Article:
- Posted by Johanna on March 15, 2012 at 9:38 pm
- Category: LinkBlogging
J. Caleb Mozzocco was excited to try six new titles yesterday, on new comic book day. However, his store only bothered stocking one of them, the DC superhero one.
Comic shops are in trouble, and this is a big reason. Why should customers have to commit to purchasing in order to sample new titles? Shouldn’t retailers take risks in stocking new products? The answer to that, in many cases, I guess, is that the retailers are creating the kinds of stores they want by restricting their product lines, but the end result is too many potential purchasers are left with shops that serve as DC/Marvel superhero boutiques. If they want to read more widely, their choice is to go outside the direct market.
The store gave him some story about not wanting to risk shelf space on “independent publishers”, but two of the books he was looking for were from Vertigo and Image. Worse, one of the books was an issue that the shop said they’d order for him after they messed up his preorder. They forgot. No wonder so many people are going online to purchase — physical retail locations need to compete on service and providing immediate access to products. If you don’t care about keeping your customers happy, then why should they shop with you? As Mozzocco says,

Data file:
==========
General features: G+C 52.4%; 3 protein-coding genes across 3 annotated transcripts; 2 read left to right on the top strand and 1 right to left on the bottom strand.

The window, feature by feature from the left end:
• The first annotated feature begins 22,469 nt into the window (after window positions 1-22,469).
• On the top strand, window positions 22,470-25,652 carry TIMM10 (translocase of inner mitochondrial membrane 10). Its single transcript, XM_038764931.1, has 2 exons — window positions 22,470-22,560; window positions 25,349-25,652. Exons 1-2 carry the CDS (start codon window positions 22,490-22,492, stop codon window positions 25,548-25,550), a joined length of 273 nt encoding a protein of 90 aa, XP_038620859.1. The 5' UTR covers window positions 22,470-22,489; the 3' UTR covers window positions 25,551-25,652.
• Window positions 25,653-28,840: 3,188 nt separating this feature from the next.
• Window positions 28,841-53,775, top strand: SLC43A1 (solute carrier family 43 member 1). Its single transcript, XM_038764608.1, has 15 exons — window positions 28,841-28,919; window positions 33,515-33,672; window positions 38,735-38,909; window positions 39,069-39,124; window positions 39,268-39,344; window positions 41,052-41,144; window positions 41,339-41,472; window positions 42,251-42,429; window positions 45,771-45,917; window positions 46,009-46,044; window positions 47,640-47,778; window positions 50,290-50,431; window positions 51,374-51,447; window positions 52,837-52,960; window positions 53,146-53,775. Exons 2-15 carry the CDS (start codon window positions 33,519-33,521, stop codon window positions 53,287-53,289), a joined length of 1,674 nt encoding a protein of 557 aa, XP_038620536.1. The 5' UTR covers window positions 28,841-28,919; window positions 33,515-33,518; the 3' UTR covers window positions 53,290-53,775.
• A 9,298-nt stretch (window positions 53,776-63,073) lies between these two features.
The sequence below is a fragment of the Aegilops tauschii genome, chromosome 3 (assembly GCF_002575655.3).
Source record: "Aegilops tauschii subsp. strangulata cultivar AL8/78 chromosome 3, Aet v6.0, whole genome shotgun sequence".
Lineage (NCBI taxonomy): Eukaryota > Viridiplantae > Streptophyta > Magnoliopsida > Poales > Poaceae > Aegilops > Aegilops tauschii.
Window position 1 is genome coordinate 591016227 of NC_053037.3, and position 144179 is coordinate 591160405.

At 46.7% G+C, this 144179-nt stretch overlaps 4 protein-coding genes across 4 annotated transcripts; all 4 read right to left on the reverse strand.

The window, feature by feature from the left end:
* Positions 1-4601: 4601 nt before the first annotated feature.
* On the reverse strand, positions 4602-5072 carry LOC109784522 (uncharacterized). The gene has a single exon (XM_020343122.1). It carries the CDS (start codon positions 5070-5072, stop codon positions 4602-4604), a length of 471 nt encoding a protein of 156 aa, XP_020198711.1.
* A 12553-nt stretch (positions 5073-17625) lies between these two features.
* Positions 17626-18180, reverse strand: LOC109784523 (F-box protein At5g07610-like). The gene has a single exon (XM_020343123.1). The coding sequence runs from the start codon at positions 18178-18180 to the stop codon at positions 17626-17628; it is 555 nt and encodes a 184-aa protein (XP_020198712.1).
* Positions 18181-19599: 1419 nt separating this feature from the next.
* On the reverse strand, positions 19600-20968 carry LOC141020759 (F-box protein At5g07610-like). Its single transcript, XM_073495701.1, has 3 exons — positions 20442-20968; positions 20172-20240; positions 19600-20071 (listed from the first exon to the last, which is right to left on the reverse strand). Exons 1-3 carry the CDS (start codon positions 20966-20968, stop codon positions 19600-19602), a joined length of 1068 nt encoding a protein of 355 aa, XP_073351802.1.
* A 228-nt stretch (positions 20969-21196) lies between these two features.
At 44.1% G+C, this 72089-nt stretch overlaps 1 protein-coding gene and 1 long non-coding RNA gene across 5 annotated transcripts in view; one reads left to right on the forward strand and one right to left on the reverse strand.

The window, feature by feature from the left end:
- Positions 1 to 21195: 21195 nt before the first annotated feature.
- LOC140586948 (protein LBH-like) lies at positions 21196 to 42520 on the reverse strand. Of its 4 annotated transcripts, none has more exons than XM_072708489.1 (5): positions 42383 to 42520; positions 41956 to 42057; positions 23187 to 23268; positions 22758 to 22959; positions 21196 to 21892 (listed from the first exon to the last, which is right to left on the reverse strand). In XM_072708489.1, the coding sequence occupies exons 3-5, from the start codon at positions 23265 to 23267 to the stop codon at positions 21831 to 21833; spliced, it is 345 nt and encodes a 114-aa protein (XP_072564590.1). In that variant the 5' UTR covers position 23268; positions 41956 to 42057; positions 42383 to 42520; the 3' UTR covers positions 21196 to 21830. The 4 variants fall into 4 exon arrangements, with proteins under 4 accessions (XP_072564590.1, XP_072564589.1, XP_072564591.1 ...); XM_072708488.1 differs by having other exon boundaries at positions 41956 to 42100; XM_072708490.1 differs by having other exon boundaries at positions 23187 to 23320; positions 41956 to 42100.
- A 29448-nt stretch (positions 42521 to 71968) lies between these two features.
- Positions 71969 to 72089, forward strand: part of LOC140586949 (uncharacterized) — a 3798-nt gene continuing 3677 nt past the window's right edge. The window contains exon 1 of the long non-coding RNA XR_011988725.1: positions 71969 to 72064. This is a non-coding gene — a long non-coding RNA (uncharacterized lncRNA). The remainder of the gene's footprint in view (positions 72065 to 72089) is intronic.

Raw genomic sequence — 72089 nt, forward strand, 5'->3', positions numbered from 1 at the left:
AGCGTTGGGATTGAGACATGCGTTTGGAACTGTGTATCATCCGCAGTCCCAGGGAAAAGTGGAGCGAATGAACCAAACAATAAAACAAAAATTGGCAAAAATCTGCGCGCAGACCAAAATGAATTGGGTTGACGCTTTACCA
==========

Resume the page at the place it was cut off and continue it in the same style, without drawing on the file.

A lot of us online blowhard types rarely if ever single out shop owners and employees, save for the most vile examples, and focus our venom instead on the big corporate publishes. It makes sense, really — the shop owners are small business men, most of whom got into their small business because of their great love for the same thing we love so much. But it should be said that some of them just aren’t very good at selling comic books to people, and they can be a force pushing people away from comics, if not Comics comics, than certainly comic book comics.
End result is that the store loses $25 worth of business, the publisher loses a customer who might have come back month after month, and the customer gets closer to being fed up with the whole process. Mozzocco did the smart thing; he began shopping elsewhere. At least he had a store choice.